In a previous blog I wrote about the British Naval General Service Medal 1793-1840 (NGS) awarded to the most common type of vessel in the Royal Navy during the Napoleonic wars, the Cruizer-class brig-sloop of 18 guns. Medals to these smaller vessels have always fascinated me, as one can be certain that every hand onboard was engaged in action, making these medals particularly hard earned.

The Ships

In this blog post I will deal with Cherokee-class of brig-sloops, equipped with 10 guns. With about ~110 built, this class of vessel would continue to be built well into the 1830s and would eventually outnumber the Cruizers. The most famous of the Cherokee-class ships is undoubtedly HMS Beagle, in which the naturalist Charles Darwin made his famous voyage, 1831-1836; however, Beagle was not launched until 1820 and was subsequently heavily modified before it undertook its epic exploration cruises. In medallic context we are concerned with the Napoleonic period, so this fascinating story will not be told here.

The Cherokee-class vessels were designed by the Surveyor of the Navy, Sir Henry Peake in 1807. They were flush-decked, meaning no quarterdeck or forecastle, being slightly small than the Cruizers, with a length of 90 ft and beam width of ~25 ft, drawing 12 ft of water at the bow (compared to ~100 ft length and ~30 ft beam width, and ~15 ft of draw at the bow for the Cruizers).  Like the Cruizer-class, the officer in charge was a Commander RN, with normally a couple of junior Lieutenants RN assisting. In addition, the usual standing officers, two Midshipmen, and the ratings would make up a crew of ~75 men. It was armed with 8 × 18 pdr carronades and 2 × 6 pdr guns in the bow.


The 10 gun brig-sloop HMS Cherokee. Drawing © by Sean Douglas.

The class was not popular at all with the ratings, as the ships were known as ‘Coffin Brigs’, a nickname acquired after several of the class foundered in foul weather. In total about a quarter of the ships built were lost. They were also called ‘Half Tide Rocks’ – another nickname referring to the frequent flushing of the decks because of its low freeboard and solid bulwark, preventing the water from draining away quickly. The well known contemporary Naval historian, William James, wrote in 1826[1]:

…surprising indeed that the Navy Board would continue adding new individuals by dozens at a time to this worthless class.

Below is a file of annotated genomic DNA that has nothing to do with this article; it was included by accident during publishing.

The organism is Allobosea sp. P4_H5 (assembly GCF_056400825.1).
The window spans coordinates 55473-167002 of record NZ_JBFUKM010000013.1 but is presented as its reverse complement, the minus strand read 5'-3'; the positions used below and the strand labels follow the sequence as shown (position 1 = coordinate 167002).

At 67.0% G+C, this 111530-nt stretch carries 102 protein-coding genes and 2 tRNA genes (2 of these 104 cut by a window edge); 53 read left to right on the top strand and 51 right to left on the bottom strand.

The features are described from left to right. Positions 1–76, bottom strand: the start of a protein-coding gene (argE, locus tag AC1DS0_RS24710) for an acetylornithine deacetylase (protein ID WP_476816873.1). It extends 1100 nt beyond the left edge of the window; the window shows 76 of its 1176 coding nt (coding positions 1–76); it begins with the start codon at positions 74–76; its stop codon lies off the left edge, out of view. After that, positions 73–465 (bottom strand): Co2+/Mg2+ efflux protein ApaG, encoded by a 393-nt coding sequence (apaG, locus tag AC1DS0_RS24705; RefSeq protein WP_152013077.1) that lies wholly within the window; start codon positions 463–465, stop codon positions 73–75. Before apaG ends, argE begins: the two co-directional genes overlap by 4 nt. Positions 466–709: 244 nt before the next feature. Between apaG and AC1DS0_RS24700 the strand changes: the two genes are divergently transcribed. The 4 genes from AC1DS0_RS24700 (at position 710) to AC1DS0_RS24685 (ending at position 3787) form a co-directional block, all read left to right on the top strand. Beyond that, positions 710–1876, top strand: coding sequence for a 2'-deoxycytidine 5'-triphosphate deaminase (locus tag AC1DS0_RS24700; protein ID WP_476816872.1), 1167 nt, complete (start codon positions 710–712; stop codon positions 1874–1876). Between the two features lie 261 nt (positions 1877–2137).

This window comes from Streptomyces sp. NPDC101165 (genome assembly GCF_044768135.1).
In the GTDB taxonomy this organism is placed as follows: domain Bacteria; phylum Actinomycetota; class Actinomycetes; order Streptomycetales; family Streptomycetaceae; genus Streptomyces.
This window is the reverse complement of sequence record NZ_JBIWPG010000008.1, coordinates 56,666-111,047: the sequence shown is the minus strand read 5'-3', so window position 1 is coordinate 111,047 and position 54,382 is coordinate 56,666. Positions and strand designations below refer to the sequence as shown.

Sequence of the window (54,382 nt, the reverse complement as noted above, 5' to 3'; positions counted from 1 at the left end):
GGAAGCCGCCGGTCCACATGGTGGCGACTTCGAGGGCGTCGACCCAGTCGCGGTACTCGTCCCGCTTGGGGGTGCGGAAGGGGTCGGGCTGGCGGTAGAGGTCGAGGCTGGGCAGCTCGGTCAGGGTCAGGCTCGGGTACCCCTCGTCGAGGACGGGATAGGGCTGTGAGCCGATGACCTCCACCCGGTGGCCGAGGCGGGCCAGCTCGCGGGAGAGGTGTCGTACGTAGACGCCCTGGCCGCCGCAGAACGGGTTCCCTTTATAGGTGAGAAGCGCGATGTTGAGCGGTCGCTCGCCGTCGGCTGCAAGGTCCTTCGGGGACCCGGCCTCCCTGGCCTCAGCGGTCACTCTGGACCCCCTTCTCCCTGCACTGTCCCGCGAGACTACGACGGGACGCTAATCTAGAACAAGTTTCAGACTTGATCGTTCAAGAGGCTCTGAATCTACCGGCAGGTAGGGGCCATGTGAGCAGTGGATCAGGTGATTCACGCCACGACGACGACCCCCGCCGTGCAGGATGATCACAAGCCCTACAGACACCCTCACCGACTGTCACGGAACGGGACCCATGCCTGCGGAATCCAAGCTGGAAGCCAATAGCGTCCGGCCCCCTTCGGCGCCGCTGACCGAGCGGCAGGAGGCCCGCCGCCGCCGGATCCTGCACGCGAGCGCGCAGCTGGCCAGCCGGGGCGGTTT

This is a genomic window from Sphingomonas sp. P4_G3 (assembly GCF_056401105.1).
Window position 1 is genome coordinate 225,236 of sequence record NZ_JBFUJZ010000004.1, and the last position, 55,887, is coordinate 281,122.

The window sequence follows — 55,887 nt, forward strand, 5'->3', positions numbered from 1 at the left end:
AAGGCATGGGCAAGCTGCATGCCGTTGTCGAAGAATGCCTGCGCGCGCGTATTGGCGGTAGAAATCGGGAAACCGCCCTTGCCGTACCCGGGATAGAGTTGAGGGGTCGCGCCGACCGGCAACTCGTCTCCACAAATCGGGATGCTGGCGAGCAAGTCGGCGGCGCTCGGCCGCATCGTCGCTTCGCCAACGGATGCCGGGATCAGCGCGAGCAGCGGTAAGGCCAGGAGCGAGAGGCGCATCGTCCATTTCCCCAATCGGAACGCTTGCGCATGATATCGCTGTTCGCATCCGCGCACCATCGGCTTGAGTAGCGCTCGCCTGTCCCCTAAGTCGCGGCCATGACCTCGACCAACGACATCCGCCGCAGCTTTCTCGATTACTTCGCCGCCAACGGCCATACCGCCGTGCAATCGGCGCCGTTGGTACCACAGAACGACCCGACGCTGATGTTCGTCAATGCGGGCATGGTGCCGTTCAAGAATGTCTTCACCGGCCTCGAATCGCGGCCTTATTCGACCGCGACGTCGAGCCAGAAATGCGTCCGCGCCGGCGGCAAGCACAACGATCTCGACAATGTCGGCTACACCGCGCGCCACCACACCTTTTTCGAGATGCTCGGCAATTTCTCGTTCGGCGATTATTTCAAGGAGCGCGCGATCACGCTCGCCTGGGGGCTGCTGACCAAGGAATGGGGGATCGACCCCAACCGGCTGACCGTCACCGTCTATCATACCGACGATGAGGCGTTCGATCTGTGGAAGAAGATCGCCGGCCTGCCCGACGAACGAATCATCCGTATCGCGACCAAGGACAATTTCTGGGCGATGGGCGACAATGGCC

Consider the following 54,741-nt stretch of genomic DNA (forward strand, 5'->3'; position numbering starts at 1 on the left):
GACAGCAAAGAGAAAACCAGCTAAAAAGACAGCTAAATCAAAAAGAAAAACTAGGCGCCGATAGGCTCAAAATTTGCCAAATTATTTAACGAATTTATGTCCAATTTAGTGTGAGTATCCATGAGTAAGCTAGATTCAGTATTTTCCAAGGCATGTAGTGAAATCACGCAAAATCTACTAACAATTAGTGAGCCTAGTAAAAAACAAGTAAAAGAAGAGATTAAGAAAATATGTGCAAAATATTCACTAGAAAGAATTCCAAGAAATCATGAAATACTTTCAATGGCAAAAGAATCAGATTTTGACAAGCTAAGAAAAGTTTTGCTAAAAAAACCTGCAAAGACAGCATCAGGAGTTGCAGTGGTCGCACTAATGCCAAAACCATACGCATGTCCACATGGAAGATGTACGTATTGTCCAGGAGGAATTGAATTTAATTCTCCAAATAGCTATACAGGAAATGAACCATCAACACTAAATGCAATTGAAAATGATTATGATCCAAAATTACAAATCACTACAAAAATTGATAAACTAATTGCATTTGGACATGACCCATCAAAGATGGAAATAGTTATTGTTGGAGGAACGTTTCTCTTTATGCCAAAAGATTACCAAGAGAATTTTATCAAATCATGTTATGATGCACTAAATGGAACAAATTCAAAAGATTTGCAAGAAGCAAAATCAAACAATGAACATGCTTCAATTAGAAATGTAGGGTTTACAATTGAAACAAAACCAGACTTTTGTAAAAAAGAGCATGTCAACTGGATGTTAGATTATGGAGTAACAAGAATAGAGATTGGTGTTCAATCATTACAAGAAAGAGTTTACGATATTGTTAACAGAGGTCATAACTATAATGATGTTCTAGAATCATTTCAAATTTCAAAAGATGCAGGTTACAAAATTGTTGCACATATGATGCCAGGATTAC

The class nevertheless appears to have done very well as a small vessel used for commerce-protection, patrol, and inshore operations in shallow waters, as well as obviously exploration. Capt. John Lort Stokes, commanding HMS Beagle for over 18 years wrote:

…she has proved herself, under every possible variety of trial, in all kinds of weather, an excellent sea boat.

However, the class was rarely used for actual enemy reconnaissance, being too weakly armed to effectively deal with its heavy frigates[2]. It did see use in attacks on enemy commerce and small privateers as is evident from the table below.



Naval General Service Medal 1793-1840, awarded to Lieut. Joseph Richard Raggett WEBB, R.N. Click name to see O’Byrne’s biographical entry. Image courtesy of DNW.

The Medals

As mentioned in my previous blog, in the recent Goddard sale at DNW, it was remarkable to see two examples of NGS medals, both bearing the namesake for their respective classes, the Cruizer-class (lot 16) and Cherokee-class (lot 42). As can be seen in the table below, the namesake Cherokee medal is one of only 4 issued. This example is issued to Lieut. Joseph Webb. Another example issued to Supernumerary Pilot, Henry Baker is in the National Maritime Museum. The other two examples have never been recorded. Unsurprisingly, Webb’s medal fetched £28,000, having previously been sold at Spink in July 2000 as part of the Ron Byatt collection. At that time, I remember the room was astonished, when it hammered at £19,000, which was then a record breaking price for an NGS medal.

NameLaunchedClasp 1Clasp 2Number to ship
Cherokee30 Mar 1807CHEROKEE 10 JANY 1810 (4)4
Achates1 Feb 1808GUADALOUPE (480)3
Briseis19 May 180827 JUL BOAT SERVICE 1809 (11)BRISEIS 14 OCTR 1810 (2)2 and 2
Ephira28 May 180827 JUL BOAT SERVICE 1809 (11)1
Onyx8 Jul 1808ONYX 1 JANY 1809 (5)5
Cordelia26 Jul 1808ALGIERS (1305)14
Britomart28 Jul 1808ALGIERS (1305)15
Redpole29 Jul 1808BASQUE ROADS 1809 (516)6
Goldfinch8 Aug 1808BASQUE ROADS 1809 (516)2
Lyra22 Aug 1808BASQUE ROADS 1809 (516)ST SEBASTIAN (289)7 and 7
Woodlark17 Nov 1808GAIETA 24 JULY 1815 (2)2
Rosario7 Dec 1808ROSARIO 27 MARCH 1812 (7)7

Cherokee-class brig-sloops which qualified for an NGS clasp. Numbers in brackets indicate total number of medals issued. Red lettering indicates the NGS clasp was named after the vessel.

The action off Dieppe harbor, which won HMS Cherokee its NGS clasp is well described in the DNW writeup. The only other information I can add, relates to the mention of an unknown Lieutenant being wounded. According to James[1: Vol. 5] – this was not Webb, but rather Lieut. Vere Gabriel, RN, who must have been the other Lieutenant onboard.

As can be seen from the table, with four separate clasps named after the vessel itself, the Cherokee brig-sloops did not qualify for as many of these named NGS clasps as the Cruizers, which tallied 12 named clasps. However, a total of 12 Cherokee-class ships earned NGS clasps, with two ships earning two clasps each.